CHARLESTON — State highways officials say West Virginia’s bridges are safe despite dozens that are in disrepair and at risk of collapse if hit hard enough in the wrong place.
An Associated Press review of federal records found that 178 West Virginia bridges are classified as “fracture critical” and “structurally deficient.” Experts say the combination of red-flag categories is particularly problematic.
The federal government requires states to inspect bridges at least every two years, a mandate inspired by the 1967 collapse of the Silver Bridge linking Point Pleasant to Ohio that killed 46.
Department of Transportation spokesman Brent Walker says inspections are done more frequently if specific problems or deficiencies are found.
Bridge named for slain troopers: An Interstate 79 bridge near the Clay and Roane county line has been named in honor of two slain West Virginia State Police troopers.
Family members of Cpl. Marshall Bailey and Trooper Eric Workman attended a dedication ceremony on Thursday at the Wallback/Clay exit ramp.
Workman and Bailey were shot Aug. 28, 2012, near the interstate exit by Luke Baber, who pulled a handgun hidden in his pants as he sat in the backseat of a cruiser. The Oak Hill man was later killed in a shootout with another officer.
New election system: West Virginia’s Election Commission has certified a new voting system for use in state elections.
The commissioners voted unanimously Friday to accept the new system made by Elections Systems & Software of Omaha, Neb.
Secretary of State’s Office spokesman Jake Glance says the system features new technology that will enable counties to count ballots faster and more accurately.
Glance says counties will have the option to purchase the new system.
Under state law and the federal Help America Vote Act, voting systems must be tested to verify security and accuracy at both the federal and state level. A federal commission already has certified the system.
Coal emissions: The coal industry is bracing for new federal limits on greenhouse gas emissions from power plants fired by coal.
The rules are expected to emerge by week’s end from the U.S. Environmental Protection Agency, according to media reports. The EPA is expected to set carbon dioxide emissions limits for new plants that would effectively prohibit future construction.
West Virginia politicians say the new rules support their contention that there is a so-called national war on coal.
U.S. Sen. Joe Manchin vowed to lead the battle against regulations he calls an overreach by the government.
But some see the new rules as a nudge by the EPA to move along development of technology to capture a big portion of carbon dioxide emissions.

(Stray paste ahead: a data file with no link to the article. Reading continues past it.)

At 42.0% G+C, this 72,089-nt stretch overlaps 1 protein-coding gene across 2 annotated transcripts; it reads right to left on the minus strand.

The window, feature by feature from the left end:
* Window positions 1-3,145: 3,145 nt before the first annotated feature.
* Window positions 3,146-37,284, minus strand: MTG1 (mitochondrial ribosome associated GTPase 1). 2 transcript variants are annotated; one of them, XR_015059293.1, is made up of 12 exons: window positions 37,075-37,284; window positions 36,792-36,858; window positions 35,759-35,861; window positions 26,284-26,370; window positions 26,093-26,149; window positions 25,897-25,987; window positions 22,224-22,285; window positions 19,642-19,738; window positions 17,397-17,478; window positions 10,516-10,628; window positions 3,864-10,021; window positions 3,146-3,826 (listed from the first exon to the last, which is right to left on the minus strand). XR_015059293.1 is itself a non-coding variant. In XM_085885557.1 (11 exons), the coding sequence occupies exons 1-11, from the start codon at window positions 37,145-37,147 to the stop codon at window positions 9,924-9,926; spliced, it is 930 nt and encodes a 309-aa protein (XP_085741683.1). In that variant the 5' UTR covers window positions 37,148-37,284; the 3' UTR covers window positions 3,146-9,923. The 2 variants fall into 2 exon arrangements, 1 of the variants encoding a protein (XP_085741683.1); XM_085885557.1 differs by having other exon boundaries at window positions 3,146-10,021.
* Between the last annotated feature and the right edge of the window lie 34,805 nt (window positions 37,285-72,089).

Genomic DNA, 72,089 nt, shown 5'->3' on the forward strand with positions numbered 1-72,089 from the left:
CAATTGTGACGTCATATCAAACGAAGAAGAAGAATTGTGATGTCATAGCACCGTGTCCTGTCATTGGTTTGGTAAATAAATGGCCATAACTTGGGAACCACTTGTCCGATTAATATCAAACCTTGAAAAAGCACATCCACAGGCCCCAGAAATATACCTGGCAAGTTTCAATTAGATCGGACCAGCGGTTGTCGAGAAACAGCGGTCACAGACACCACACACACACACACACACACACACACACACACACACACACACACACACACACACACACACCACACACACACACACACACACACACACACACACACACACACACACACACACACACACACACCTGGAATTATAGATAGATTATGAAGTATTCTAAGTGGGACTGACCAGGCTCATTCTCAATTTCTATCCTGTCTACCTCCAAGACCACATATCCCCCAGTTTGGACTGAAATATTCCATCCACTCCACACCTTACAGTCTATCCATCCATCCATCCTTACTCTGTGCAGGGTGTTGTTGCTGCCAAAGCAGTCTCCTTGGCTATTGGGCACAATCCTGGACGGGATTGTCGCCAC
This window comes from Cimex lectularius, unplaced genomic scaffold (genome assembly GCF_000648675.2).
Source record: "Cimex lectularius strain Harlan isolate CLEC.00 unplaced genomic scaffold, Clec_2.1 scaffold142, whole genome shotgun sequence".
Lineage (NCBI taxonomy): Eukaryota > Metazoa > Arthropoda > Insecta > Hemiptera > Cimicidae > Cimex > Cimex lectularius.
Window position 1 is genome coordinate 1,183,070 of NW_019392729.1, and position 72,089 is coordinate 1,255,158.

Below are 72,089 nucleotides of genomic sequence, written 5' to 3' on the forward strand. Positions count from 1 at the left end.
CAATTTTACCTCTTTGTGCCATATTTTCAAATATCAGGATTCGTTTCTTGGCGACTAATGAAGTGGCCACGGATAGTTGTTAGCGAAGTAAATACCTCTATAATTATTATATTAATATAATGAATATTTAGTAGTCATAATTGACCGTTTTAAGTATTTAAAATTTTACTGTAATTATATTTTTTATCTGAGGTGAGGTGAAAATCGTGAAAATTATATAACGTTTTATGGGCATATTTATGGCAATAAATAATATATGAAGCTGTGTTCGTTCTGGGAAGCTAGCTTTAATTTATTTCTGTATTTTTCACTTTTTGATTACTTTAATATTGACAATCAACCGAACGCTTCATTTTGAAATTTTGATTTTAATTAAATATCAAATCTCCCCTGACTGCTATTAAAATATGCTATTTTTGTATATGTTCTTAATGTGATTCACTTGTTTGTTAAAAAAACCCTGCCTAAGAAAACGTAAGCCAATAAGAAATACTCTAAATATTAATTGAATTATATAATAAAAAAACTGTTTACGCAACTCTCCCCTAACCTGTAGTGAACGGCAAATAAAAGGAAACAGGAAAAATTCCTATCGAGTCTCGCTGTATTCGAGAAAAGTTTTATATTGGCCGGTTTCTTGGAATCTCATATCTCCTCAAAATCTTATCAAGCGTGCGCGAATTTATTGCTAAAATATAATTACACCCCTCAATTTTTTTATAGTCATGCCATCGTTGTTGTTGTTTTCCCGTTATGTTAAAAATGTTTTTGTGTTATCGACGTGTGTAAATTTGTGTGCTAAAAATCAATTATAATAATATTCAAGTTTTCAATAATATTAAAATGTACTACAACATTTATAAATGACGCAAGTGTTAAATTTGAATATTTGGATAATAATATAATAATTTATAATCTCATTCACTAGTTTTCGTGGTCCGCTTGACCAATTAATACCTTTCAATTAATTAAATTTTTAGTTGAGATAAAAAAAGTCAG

Man sentenced in extortion scheme: A California man has been sentenced to more than seven years in prison for trying to extort tens of millions of dollars from a West Virginia coal company executive and others.
Aspiring actor Vivek Shah of West Hollywood, Calif., was sentenced Wednesday in Beckley federal court. He pleaded guilty in May to one count of transferring threatening communications in interstate commerce and seven counts of mailing or sending threatening communications through the mail.
The 25-year-old Shah was charged with threatening to kill relatives of Foresight Reserves owner Christopher Cline if he refused to pay $13 million.
Other families targeted were those of film producer Harvey Weinstein; Playtone film producer Gary Goetzman; Relativity Media founder Ryan Kavanaugh; oil heiress Dannine Avara; Groupon co-founder Eric Lefkofsky; and Buffalo Sabres owner Terry Pegula.
Fatal beating case sent to grand jury: A grand jury will consider the cases of two men accused of killing a Wheeling Jesuit student from Pennsylvania.
An Ohio County magistrate found probable cause on Thursday to send the cases to the next grand jury, which convenes in January.
Tyler Peacock, 22, of Clewiston, Fla., and 24-year-old Jarrett Chandler of Winnfield, La., are accused of killing 21-year-old Kevin Figaniak of Perkasie, Pa. Prosecutors say Figaniak was beaten during an argument on Aug. 31 and died from his injuries the next day.
Wheeling police detective Daniel Holmes testified during Thursday’s hearing that Figaniak and a friend were walking to campus when they encountered Peacock, Chandler and a third man.
New museum exhibit: A new exhibition at a West Virginia University museum explores the lives of miners and their families in the old coal camps of Appalachia.
“Outside the Mine: Daily Life in a Coal Company Camp” focuses on four components of coal communities: commerce and the company store, religion, domestic work and social pursuits.
The exhibition features historical artifacts and photographs depicting life at the coal camps that sprang up across Appalachia from the late 19th to the mid-20th centuries.
The exhibition will be on view through July at the Royce J. and Caroline B. Watts Museum.
— Compiled with information
from the Associated Press